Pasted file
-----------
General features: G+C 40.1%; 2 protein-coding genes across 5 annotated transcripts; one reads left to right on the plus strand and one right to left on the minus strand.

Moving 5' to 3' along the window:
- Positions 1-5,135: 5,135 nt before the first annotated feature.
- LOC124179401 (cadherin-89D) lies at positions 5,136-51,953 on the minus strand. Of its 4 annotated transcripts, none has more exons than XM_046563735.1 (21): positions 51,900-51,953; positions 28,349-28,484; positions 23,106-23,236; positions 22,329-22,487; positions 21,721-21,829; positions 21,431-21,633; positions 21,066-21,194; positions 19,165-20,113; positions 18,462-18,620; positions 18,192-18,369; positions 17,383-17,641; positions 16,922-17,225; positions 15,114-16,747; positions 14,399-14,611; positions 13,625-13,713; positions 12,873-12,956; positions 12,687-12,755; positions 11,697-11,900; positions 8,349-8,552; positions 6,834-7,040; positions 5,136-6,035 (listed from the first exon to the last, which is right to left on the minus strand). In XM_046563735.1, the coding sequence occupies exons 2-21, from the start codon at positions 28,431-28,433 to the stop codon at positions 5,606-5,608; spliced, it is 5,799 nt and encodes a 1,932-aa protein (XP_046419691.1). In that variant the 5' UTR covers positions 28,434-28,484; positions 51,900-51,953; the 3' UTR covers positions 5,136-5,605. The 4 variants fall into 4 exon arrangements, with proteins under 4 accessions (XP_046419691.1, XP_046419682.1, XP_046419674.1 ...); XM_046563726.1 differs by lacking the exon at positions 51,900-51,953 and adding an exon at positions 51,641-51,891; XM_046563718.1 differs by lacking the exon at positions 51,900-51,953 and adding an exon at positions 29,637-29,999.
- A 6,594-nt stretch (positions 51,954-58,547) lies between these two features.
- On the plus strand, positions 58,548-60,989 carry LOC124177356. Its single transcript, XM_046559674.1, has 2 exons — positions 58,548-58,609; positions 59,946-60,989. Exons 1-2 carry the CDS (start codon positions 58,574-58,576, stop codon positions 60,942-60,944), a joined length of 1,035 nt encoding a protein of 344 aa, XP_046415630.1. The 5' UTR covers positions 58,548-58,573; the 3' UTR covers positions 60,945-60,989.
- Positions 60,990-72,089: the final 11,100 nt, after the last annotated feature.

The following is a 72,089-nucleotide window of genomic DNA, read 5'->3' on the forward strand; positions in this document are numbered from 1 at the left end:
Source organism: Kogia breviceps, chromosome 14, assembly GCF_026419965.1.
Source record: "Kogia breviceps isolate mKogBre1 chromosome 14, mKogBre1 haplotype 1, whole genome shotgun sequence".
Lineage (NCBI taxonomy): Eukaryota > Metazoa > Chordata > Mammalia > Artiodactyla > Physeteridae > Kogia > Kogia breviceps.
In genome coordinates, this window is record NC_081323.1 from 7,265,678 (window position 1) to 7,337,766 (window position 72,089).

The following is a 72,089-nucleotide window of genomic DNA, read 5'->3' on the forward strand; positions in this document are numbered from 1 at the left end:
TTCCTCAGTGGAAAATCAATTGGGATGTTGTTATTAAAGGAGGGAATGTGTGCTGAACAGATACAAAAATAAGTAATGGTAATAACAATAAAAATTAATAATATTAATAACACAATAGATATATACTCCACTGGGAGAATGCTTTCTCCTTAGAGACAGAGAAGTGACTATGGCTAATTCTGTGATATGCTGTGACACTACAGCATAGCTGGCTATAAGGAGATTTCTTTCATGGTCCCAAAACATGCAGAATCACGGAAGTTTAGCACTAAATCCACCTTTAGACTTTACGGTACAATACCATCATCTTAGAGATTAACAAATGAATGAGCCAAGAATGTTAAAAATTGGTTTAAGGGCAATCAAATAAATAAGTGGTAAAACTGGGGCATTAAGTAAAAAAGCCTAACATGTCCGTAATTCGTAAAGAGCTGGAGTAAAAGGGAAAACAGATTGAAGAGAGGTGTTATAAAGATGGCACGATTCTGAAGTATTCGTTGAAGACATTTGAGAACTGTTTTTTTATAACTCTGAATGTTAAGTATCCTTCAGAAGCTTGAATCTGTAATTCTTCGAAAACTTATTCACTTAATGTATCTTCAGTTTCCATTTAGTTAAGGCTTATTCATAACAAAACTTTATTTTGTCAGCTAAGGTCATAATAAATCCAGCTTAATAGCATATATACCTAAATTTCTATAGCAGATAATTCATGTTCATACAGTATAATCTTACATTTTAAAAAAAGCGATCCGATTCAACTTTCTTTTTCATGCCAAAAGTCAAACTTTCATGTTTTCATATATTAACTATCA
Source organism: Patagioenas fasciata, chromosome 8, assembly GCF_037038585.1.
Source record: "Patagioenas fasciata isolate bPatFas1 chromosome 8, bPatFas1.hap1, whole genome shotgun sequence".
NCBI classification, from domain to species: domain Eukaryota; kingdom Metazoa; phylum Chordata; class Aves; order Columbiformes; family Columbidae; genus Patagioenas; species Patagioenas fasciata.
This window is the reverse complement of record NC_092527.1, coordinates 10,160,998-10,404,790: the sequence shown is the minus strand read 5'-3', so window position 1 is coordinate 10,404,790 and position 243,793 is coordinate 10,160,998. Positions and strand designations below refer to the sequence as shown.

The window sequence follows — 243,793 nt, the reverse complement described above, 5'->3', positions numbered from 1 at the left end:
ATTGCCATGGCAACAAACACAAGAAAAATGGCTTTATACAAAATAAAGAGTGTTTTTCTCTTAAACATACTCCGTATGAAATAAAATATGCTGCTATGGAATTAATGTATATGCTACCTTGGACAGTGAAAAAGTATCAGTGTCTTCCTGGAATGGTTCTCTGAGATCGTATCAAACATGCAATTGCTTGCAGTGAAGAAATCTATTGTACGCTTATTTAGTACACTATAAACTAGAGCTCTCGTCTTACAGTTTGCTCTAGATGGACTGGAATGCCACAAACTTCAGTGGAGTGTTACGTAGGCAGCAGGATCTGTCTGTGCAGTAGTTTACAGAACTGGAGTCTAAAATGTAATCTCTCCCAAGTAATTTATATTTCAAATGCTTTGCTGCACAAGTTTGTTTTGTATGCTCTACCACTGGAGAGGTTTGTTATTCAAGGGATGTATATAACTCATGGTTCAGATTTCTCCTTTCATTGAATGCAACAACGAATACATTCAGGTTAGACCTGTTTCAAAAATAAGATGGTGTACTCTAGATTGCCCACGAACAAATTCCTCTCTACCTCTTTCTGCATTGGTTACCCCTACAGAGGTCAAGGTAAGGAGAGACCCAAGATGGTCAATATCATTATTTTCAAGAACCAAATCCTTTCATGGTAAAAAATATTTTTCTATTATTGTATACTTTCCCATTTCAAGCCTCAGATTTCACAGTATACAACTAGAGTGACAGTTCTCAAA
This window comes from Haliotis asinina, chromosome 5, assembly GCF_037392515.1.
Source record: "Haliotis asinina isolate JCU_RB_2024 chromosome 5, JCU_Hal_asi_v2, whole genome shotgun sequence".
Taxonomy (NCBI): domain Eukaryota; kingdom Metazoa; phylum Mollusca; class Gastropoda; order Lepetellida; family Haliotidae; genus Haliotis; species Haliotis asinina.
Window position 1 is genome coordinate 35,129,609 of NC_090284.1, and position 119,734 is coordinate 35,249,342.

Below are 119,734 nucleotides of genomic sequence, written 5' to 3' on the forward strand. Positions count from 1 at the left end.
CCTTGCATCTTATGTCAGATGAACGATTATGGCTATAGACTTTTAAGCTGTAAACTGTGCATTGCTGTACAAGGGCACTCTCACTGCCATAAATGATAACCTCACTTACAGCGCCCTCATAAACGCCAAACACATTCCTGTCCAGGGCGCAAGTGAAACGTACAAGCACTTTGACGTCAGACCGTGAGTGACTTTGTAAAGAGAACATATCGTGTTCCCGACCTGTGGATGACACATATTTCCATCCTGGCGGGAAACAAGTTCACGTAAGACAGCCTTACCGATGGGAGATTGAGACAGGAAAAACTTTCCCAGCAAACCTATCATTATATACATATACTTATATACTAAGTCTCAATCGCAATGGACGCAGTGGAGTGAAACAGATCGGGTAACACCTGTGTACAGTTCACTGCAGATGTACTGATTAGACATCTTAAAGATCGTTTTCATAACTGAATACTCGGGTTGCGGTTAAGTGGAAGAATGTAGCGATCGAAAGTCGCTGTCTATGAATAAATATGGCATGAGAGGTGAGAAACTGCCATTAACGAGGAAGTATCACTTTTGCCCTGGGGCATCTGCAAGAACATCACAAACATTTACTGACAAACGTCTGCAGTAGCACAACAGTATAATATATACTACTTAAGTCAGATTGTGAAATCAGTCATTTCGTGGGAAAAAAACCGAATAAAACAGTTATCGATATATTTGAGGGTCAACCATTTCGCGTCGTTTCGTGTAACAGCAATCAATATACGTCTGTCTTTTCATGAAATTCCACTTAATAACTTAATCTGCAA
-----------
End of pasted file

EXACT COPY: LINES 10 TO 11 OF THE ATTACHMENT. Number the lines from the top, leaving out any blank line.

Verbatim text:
Source record: "Kogia breviceps isolate mKogBre1 chromosome 14, mKogBre1 haplotype 1, whole genome shotgun sequence".
Lineage (NCBI taxonomy): Eukaryota > Metazoa > Chordata > Mammalia > Artiodactyla > Physeteridae > Kogia > Kogia breviceps.